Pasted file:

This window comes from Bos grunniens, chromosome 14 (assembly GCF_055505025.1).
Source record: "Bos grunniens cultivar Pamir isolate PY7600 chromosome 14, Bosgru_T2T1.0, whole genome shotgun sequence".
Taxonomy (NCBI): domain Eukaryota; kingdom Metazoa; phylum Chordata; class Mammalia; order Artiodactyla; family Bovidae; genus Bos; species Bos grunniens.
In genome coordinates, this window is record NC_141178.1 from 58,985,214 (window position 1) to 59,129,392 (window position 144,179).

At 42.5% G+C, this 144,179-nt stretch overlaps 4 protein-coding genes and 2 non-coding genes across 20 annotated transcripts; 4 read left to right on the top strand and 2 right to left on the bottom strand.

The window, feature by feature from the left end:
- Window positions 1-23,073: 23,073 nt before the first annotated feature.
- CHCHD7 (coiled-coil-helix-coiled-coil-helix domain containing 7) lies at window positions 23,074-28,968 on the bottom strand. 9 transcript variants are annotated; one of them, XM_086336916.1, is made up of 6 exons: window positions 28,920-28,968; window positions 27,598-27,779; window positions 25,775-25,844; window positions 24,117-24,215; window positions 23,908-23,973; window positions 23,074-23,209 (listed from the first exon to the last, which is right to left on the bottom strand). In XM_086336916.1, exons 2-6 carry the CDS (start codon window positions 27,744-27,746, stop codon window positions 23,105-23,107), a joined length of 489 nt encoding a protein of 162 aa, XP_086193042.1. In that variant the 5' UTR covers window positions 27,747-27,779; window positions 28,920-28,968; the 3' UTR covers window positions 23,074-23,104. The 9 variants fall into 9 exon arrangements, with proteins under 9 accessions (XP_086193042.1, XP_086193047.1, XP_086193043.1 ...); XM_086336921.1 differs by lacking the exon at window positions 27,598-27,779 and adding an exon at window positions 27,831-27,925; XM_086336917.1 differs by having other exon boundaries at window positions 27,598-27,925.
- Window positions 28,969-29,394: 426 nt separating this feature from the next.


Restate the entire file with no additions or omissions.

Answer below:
This window comes from Bos grunniens, chromosome 14 (assembly GCF_055505025.1).
Source record: "Bos grunniens cultivar Pamir isolate PY7600 chromosome 14, Bosgru_T2T1.0, whole genome shotgun sequence".
Taxonomy (NCBI): domain Eukaryota; kingdom Metazoa; phylum Chordata; class Mammalia; order Artiodactyla; family Bovidae; genus Bos; species Bos grunniens.
In genome coordinates, this window is record NC_141178.1 from 58,985,214 (window position 1) to 59,129,392 (window position 144,179).

At 42.5% G+C, this 144,179-nt stretch overlaps 4 protein-coding genes and 2 non-coding genes across 20 annotated transcripts; 4 read left to right on the top strand and 2 right to left on the bottom strand.

The window, feature by feature from the left end:
- Window positions 1-23,073: 23,073 nt before the first annotated feature.
- CHCHD7 (coiled-coil-helix-coiled-coil-helix domain containing 7) lies at window positions 23,074-28,968 on the bottom strand. 9 transcript variants are annotated; one of them, XM_086336916.1, is made up of 6 exons: window positions 28,920-28,968; window positions 27,598-27,779; window positions 25,775-25,844; window positions 24,117-24,215; window positions 23,908-23,973; window positions 23,074-23,209 (listed from the first exon to the last, which is right to left on the bottom strand). In XM_086336916.1, exons 2-6 carry the CDS (start codon window positions 27,744-27,746, stop codon window positions 23,105-23,107), a joined length of 489 nt encoding a protein of 162 aa, XP_086193042.1. In that variant the 5' UTR covers window positions 27,747-27,779; window positions 28,920-28,968; the 3' UTR covers window positions 23,074-23,104. The 9 variants fall into 9 exon arrangements, with proteins under 9 accessions (XP_086193042.1, XP_086193047.1, XP_086193043.1 ...); XM_086336921.1 differs by lacking the exon at window positions 27,598-27,779 and adding an exon at window positions 27,831-27,925; XM_086336917.1 differs by having other exon boundaries at window positions 27,598-27,925.
- Window positions 28,969-29,394: 426 nt separating this feature from the next.